For a lot of people, Process is a bad word. It implies staleness, or an inability to think creatively. I get that, I totally do. You’re just wrong. Idiot.

And before you start getting all ‘writing is art’ and ‘you shouldn’t limit your creativity’ and ‘be one with your Mana and Gaia’; in the end, Process for me is about confidence. It lets me know I’ve done the homework I need, and that I’m as ready as I can be.

When September 1st rolls around, I’m going to be bricking it. Guaranteed. But all the prepping allows me to smash that first draft out as fast as possible. Then I can start rewriting, and that’s where the magic happens. Like on Cribs. In the bedroom. With the sex.”

First of all, I found out this week that Louis once worked in a shoe shop in London with two members of The Boxer Rebellion, who are featured in GOING THE DISTANCE. That’s awesome. Second, what I really love about what Louis wrote this week is that he knows *exactly* what works for him, and he knows *exactly* why. I also think it’s very interesting that he finds prepping and rewriting more fun than writing the first draft…which is something I hear a LOT from other writers, and befuddles me as it’s the polar opposite from what I experience. Bottom line: he knows how to get what he needs to get out of himself, and the confidence he has in his process is the key. That’s fantastic.


“Most of the feature ideas I have laying about have been devised specifically to be shot here in Tasmania on no budget. Nothing was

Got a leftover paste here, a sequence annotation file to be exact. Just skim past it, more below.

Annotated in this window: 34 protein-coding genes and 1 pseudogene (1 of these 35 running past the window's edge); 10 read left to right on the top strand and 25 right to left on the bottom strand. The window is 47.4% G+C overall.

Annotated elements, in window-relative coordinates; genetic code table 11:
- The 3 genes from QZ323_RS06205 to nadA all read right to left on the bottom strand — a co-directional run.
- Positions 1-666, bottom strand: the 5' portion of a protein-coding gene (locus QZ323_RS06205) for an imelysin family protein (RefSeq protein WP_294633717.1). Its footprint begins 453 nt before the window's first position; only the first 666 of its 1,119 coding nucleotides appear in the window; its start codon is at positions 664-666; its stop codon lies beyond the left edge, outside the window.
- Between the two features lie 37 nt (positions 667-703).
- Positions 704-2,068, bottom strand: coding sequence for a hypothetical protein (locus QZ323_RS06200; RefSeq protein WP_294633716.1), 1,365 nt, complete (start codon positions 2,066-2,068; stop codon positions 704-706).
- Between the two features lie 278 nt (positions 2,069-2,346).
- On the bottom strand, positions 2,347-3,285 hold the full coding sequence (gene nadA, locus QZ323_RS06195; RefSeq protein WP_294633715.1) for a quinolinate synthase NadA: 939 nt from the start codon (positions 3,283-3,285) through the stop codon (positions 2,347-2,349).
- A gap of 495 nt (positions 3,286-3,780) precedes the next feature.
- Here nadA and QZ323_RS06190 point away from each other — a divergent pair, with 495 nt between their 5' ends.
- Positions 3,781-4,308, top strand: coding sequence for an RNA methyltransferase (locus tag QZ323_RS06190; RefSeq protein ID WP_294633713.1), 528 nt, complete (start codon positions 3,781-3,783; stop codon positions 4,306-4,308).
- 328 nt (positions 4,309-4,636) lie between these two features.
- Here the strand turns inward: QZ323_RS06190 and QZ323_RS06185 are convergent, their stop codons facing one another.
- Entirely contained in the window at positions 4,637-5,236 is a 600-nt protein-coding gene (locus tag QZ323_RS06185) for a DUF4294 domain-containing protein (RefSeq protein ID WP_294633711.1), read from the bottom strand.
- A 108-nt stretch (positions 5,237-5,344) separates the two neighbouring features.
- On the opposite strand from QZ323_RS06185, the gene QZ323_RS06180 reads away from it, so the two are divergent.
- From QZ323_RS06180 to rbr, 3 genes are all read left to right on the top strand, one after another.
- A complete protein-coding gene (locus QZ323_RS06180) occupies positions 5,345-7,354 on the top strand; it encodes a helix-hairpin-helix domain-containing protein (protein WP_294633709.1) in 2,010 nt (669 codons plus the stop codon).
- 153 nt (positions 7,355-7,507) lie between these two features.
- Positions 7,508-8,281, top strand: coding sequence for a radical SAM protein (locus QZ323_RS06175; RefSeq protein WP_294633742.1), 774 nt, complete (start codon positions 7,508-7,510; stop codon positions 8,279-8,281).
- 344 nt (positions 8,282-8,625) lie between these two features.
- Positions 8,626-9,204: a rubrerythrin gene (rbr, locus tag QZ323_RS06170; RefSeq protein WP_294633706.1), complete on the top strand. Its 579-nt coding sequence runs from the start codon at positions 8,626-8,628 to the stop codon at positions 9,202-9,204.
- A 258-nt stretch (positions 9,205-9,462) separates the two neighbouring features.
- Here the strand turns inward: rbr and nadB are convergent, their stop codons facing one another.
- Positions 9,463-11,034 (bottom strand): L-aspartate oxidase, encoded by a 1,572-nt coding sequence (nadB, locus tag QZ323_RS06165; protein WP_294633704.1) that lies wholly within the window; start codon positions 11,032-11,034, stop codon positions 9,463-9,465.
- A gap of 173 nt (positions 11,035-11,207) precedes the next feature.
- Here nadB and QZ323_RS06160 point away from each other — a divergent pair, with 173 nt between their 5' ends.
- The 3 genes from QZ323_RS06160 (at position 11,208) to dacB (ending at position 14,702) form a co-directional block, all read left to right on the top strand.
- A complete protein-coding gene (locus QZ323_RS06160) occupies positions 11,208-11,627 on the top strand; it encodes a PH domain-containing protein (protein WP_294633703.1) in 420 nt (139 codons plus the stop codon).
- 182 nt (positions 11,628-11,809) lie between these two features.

really suitable for the Black List, and I am not too proud to admit some fairly serious freaking out occured. Ultimately I thought about
what I really wanted to see on screen and that just flat out wasn’t there. I think the concept I have settled on is potentially quite silly, but
I’m hopefully going to have a whole bunch of fun writing it.

My preparation so far has included begging people to take my children away, hammering my writers group with half-baked concepts,
and a not insubstational amount of nervous drinking. I have beautiful colour coordinated index cards with extremely vague statements
on them (eg: “Something happens to make them like each other”), and pages of character work that contain more questions than
answers. The main reason I have not been successful writing features in the past has been that I write very sparse and concise. I write 40
pages and feel like there is no more story. So an important part for me this time is writing on my index cards how many minutes I think